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A Welcome Step Towards A More Cooperative UK

Eddie Barnes

Eddie Barnes

Eddie Barnes is Campaign Director of Our Scottish Future

OUR Scottish Future’s mantra is that it is only through cooperation on these islands that we can all progress. We campaign for deeper cooperation across the UK because we think this is the way to solve so many of our greatest causes. The challenge of net zero, the need to grow the economy, the quality of our healthcare – all rely on our governments cooperating in the interests of all. We support Scotland’s place in the UK because we think a political union is the best way to support this cooperation.
 
We therefore welcome a new paper published this week by Michael Gove, the Secretary of State for the Government’s Department for Levelling up, which seeks to highlight the benefits of UK wide cooperation. “The Intergovernmental Relations Annual Report” Intergovernmental Relations Review Annual Report for 2021 – GOV.UK (www.gov.uk) sets out the full extent of joint working between the UK and devolved governments over the calendar year between January and December 2021. For the first time since devolution, here is Whitehall seeking to extol the benefits of joint working and collaboration. That in itself is real progress.
 
It’s also a useful corrective to the prevailing narrative that both governments are constantly at each other’s throats. It reveals that more than 440 meetings between the UK Government and the devolved governments took place last year. On Covid, the paper points out that government cooperation led to the successful delivery of the vaccine last year. It notes that. during COP26, the same cooperation saw the UK, Scotland and Glasgow set out a positive face to the world. And working together on City and Growth deals, it argues that cooperation has led to tangible benefits across the country. “While we do not always agree, we have shown in the most challenging of times that we can put our differences aside and work together in the interests of the people we serve,” says Mr Gove.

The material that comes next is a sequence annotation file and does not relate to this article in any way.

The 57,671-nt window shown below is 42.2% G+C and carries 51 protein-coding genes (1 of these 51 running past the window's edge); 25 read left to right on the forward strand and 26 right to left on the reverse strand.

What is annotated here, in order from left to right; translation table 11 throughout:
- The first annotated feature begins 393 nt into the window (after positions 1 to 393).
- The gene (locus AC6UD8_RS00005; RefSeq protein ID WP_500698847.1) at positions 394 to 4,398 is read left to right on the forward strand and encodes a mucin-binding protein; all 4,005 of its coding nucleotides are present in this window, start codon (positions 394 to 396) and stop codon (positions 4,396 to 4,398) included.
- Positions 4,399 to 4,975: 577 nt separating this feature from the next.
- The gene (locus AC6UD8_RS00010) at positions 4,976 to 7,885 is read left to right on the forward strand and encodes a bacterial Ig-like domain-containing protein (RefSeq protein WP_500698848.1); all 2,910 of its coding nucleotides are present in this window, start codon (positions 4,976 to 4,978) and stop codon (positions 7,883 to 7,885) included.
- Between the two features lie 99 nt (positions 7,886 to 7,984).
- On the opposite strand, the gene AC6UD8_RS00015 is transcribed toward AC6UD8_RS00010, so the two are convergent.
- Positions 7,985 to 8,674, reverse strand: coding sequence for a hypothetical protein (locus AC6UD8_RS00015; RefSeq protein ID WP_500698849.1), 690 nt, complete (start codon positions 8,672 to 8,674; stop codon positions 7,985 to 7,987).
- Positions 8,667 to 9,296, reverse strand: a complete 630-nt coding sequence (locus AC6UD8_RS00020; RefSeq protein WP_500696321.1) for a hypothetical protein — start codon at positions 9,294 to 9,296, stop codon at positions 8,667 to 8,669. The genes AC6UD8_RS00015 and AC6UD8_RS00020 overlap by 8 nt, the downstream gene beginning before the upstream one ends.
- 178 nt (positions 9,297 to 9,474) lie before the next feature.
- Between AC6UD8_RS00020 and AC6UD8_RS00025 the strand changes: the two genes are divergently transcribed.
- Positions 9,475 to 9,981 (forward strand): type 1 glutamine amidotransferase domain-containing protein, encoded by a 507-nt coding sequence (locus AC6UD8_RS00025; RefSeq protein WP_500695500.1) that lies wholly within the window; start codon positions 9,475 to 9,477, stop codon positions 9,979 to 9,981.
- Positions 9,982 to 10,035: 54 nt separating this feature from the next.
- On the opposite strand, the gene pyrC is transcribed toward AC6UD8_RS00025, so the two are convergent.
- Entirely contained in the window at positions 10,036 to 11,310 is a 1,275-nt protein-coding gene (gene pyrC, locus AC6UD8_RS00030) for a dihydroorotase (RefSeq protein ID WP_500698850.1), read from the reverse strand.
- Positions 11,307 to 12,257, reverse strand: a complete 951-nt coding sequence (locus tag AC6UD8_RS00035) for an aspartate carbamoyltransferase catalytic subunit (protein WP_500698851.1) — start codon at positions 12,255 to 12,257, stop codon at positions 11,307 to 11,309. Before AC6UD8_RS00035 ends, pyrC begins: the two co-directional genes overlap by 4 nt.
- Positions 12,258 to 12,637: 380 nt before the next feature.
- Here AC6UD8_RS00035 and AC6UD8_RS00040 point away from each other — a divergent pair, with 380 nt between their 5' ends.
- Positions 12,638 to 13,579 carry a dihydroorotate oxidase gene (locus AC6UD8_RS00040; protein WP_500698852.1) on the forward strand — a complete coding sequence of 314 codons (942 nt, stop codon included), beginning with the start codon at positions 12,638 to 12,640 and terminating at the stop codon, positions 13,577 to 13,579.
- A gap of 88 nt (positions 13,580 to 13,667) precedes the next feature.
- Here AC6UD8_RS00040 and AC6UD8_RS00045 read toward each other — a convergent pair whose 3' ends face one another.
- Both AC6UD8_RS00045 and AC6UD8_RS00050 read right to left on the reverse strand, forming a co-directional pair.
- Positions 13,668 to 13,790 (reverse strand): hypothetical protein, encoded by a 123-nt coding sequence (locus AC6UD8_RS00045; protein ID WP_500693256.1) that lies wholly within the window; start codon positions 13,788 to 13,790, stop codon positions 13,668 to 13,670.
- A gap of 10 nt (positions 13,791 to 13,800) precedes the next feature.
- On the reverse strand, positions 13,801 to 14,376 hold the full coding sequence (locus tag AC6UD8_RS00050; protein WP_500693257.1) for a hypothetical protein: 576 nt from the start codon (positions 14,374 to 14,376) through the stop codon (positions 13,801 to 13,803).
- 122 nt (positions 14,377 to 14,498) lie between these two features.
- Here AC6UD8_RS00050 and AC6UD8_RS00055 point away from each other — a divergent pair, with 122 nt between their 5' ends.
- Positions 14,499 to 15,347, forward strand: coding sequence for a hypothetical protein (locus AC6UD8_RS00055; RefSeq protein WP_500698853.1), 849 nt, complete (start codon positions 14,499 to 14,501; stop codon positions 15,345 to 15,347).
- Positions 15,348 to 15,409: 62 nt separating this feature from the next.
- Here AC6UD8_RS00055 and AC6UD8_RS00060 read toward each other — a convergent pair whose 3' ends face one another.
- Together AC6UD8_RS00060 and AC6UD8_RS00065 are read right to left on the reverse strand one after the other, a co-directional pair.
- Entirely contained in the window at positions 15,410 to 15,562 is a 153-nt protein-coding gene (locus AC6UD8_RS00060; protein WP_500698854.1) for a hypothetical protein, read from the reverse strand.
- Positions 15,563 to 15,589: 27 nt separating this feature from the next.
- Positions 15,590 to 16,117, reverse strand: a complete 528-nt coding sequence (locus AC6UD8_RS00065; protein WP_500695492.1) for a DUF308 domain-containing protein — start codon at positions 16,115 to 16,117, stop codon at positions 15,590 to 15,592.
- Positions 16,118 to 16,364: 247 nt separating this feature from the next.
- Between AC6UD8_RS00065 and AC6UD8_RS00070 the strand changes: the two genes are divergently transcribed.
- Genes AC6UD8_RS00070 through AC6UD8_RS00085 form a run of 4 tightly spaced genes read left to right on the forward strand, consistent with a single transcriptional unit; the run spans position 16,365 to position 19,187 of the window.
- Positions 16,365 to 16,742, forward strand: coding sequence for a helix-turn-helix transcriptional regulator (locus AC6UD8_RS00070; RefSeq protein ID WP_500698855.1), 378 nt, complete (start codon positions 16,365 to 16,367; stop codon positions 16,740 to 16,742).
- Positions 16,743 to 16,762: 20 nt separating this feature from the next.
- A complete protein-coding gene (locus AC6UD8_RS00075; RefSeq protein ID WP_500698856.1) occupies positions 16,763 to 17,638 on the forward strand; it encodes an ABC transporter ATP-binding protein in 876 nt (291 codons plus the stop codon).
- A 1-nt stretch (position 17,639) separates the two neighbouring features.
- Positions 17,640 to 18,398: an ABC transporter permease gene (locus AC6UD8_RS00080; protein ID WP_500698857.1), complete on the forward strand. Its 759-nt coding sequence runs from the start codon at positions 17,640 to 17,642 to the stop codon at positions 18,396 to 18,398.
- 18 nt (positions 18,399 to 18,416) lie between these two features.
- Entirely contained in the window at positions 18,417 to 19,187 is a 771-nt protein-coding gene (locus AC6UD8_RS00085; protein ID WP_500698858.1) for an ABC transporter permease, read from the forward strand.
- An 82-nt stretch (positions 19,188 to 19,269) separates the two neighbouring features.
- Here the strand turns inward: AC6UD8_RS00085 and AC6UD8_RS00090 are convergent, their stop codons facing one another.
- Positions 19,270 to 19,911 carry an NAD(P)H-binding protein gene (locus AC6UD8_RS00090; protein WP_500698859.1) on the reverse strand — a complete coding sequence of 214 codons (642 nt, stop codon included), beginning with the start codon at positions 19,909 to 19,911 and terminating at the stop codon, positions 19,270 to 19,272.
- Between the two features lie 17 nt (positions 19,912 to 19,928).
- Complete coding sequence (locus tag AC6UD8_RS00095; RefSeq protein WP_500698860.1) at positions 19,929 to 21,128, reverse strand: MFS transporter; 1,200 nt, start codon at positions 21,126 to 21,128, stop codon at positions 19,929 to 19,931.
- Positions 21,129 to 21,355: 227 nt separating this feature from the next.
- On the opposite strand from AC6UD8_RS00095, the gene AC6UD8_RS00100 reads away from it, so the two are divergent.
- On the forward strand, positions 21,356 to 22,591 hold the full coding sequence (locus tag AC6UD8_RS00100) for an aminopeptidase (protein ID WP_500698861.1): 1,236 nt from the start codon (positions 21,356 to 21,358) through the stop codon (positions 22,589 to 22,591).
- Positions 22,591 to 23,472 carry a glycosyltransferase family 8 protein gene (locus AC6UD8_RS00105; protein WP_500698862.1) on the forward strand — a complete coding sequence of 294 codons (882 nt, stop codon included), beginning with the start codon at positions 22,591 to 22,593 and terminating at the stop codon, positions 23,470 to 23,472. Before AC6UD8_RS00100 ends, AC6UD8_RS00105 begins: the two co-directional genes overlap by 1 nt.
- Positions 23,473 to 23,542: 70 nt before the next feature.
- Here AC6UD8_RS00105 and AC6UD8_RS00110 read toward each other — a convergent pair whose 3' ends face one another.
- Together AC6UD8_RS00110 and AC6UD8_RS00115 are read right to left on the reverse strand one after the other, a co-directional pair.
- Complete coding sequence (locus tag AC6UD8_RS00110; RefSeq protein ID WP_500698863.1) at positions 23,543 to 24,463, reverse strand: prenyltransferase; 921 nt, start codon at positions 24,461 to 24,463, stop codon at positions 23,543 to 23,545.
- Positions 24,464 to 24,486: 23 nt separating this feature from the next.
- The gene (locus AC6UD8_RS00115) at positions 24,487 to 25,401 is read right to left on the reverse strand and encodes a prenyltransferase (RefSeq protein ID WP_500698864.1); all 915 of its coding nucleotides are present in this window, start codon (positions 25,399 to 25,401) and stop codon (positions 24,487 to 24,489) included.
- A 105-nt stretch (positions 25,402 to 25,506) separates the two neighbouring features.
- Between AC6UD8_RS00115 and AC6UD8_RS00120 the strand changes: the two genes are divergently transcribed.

A critic might note here that the extent of cooperation between the UK and the devolved governments remains a work in progress (our own analysis of cooperation, which analysed the patchy record of UK-Scottish cooperation during Covid can be found here Pandemic Underlined Case For More Cooperation | Our Scottish Future).  Nonetheless, for the UK Government to be now going out of its way to highlight the benefits of cooperation is unambiguously a good thing.
 
It shows that the debate around the future of Britain has moved on. Only a matter of months ago, so-called “muscular unionism” was being heralded in some quarters as the way forward. This would have seen London attempting to assert its authority over the devolved nations, asking people to choose between the British and Scottish nations. If ever it really existed in the centre of power, this ill-conceived idea has now bitten the dust. Mr Gove’s paper shows that the debate over the future of our country is over how we deliver the more cooperative UK that people across the country say they overwhelmingly want. That is a positive and healthy debate to have.
 
One further question is left hanging from Mr Gove’s paper. Ministers in the Scottish Government may well feel that it paints too rosy a picture of inter-governmental relations between London and Edinburgh. If so, should they not also produce a separate document analysing how inter-governmental relations have operated over the last year? Should they not set out the kind of reforms they want to see in order to improve the way Britain works? The path to a more cooperative UK requires the input of the devolved administrations; they are the ones with first hand experience of dealing with Whitehall. It’s time for the Scottish, Welsh and Northern Irish Government to set out their views too.

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We will only achieve our goals if we work together

COP26 demonstrated once again that we cannot make change happen in the world without making it together. That’s why we’re calling for a COP UK to:

  • Agree common regulatory pathways
  • Distribute resources fairly, to support a fair transition across the UK
  • Bring together devolved authorities and nations, so that we can commit individually and collectively to carbon targets

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